By performing free propagation phase contrast lung imaging in living mice using a pixel-size of 32 µm/ 25 µm, we were able to differentiate between asthmatic mice and controls (Fig. 2). The applied x-ray dose of only 80 mGy for a single acquisition was low enough to allow multiple scans in a longitudinal experimental setup. Planar lung function measurements show functional differences between asthmatic and control mice. The severity of the disease model was validated by scoring H&E and PAS stained histological sections. Due to the high flux of the setup frame rates of up to 100 fps were achieved, which allows to extract functional data from the projection images with a higher temporal precision than previously done with a classical in‑vivo microCT. In addition, we will also use this data to improve image quality by reducing motion artifacts.


Inline free propagation phase contrast imaging allows to perform CT in vivo in mouse lungs with a better resolution and lower x-ray dose in comparison to classical absorption-based small animal CT systems. In addition, lung function measurement can be performed at high frame-rates resulting in the extraction of functional alterations of the breathing pattern in an asthmatic lung disease mouse models.

AcknowledgmentThe authors thank all members of the SYRMEP beamline of Elettra and the animal facility of the University of Trieste for making the experiments possible.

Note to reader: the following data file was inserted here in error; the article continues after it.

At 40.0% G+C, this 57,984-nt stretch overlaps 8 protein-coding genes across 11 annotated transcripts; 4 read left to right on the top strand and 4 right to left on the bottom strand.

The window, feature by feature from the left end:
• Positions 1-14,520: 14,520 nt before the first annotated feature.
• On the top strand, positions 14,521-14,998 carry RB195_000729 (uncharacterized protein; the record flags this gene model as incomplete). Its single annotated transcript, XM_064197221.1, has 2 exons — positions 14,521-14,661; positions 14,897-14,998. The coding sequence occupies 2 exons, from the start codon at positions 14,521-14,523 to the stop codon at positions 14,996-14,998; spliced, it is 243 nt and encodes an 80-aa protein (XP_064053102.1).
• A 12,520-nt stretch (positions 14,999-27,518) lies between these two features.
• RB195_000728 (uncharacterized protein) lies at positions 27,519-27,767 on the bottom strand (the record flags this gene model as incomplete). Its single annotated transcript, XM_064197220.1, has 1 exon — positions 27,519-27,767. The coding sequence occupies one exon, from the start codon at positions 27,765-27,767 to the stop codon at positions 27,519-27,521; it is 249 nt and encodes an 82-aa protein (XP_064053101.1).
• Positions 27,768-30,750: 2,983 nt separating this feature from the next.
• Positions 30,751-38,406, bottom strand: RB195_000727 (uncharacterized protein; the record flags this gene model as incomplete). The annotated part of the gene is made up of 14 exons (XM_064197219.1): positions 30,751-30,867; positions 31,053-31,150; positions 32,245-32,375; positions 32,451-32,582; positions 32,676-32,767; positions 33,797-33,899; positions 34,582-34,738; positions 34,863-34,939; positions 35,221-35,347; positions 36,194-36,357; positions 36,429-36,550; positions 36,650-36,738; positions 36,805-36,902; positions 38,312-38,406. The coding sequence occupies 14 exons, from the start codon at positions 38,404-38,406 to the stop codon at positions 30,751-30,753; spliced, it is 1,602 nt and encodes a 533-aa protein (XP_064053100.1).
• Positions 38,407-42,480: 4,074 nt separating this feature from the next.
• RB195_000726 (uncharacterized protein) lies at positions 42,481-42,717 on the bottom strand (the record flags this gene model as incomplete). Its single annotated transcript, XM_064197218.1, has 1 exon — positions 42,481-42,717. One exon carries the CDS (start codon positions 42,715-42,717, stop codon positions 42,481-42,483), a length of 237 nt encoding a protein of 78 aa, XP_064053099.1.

In vivo imaging setup at the SYRMEP beamline

D1/D2: x-ray detectors; M: mouse; H: hexapod with rotation stage; A: anesthesia system; I: ionization chamber.

Imaging results using the Photonic Science detector

A: projection image; B: reconstructed slice of an asthmatic animal; C: reconstructed slice of a control animal.

Keywords: lung imaging, asthma mouse model, synchrotron imaging, CT imaging

Ultrahigh Resolution Whole-Body Photon-Counting Computed Tomography: A Novel Versatile Tool for Translational Research from Mouse to Man

Stefan Sawall1, Jan Kuntz1, Carlo Amato1, Laura Klein1, Joscha Maier1, Lukas Thomas Rotkopf2, Eckhard Wehrse2, Danielle Franke4, Nicole Gehrke4, Andreas Briel4, Heinz-Peter Schlemmer2, Christian Herbert Ziener2, Sarah Heinze3, Marc Kachelrieß1

1 German Cancer Research Center (DKFZ), X-Ray Imaging and CT, Heidelberg, Germany
2 German Cancer Research Center (DKFZ), Radiology, Heidelberg, Germany
3 University Hospital Heidelberg, Institute of Forensic and Traffic Medicine, Heidelberg, Germany
4 nanoPET Pharma GmbH, Berlin, Germany